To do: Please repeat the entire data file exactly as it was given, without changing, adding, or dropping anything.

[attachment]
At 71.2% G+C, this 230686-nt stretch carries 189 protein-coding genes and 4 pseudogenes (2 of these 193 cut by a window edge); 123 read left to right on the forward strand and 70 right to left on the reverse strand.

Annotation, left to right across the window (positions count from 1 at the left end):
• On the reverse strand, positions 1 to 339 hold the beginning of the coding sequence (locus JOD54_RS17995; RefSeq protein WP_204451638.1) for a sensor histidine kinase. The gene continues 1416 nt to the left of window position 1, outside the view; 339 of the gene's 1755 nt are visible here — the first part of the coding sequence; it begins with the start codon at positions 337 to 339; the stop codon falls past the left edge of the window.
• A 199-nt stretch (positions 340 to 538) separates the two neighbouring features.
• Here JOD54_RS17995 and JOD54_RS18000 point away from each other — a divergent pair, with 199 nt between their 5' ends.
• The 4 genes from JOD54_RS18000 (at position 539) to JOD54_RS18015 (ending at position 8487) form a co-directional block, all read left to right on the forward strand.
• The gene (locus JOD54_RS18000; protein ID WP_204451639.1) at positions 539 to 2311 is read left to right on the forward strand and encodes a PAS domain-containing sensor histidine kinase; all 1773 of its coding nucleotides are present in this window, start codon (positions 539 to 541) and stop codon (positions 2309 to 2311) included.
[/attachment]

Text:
At 71.2% G+C, this 230686-nt stretch carries 189 protein-coding genes and 4 pseudogenes (2 of these 193 cut by a window edge); 123 read left to right on the forward strand and 70 right to left on the reverse strand.

Annotation, left to right across the window (positions count from 1 at the left end):
• On the reverse strand, positions 1 to 339 hold the beginning of the coding sequence (locus JOD54_RS17995; RefSeq protein WP_204451638.1) for a sensor histidine kinase. The gene continues 1416 nt to the left of window position 1, outside the view; 339 of the gene's 1755 nt are visible here — the first part of the coding sequence; it begins with the start codon at positions 337 to 339; the stop codon falls past the left edge of the window.
• A 199-nt stretch (positions 340 to 538) separates the two neighbouring features.
• Here JOD54_RS17995 and JOD54_RS18000 point away from each other — a divergent pair, with 199 nt between their 5' ends.
• The 4 genes from JOD54_RS18000 (at position 539) to JOD54_RS18015 (ending at position 8487) form a co-directional block, all read left to right on the forward strand.
• The gene (locus JOD54_RS18000; protein ID WP_204451639.1) at positions 539 to 2311 is read left to right on the forward strand and encodes a PAS domain-containing sensor histidine kinase; all 1773 of its coding nucleotides are present in this window, start codon (positions 539 to 541) and stop codon (positions 2309 to 2311) included.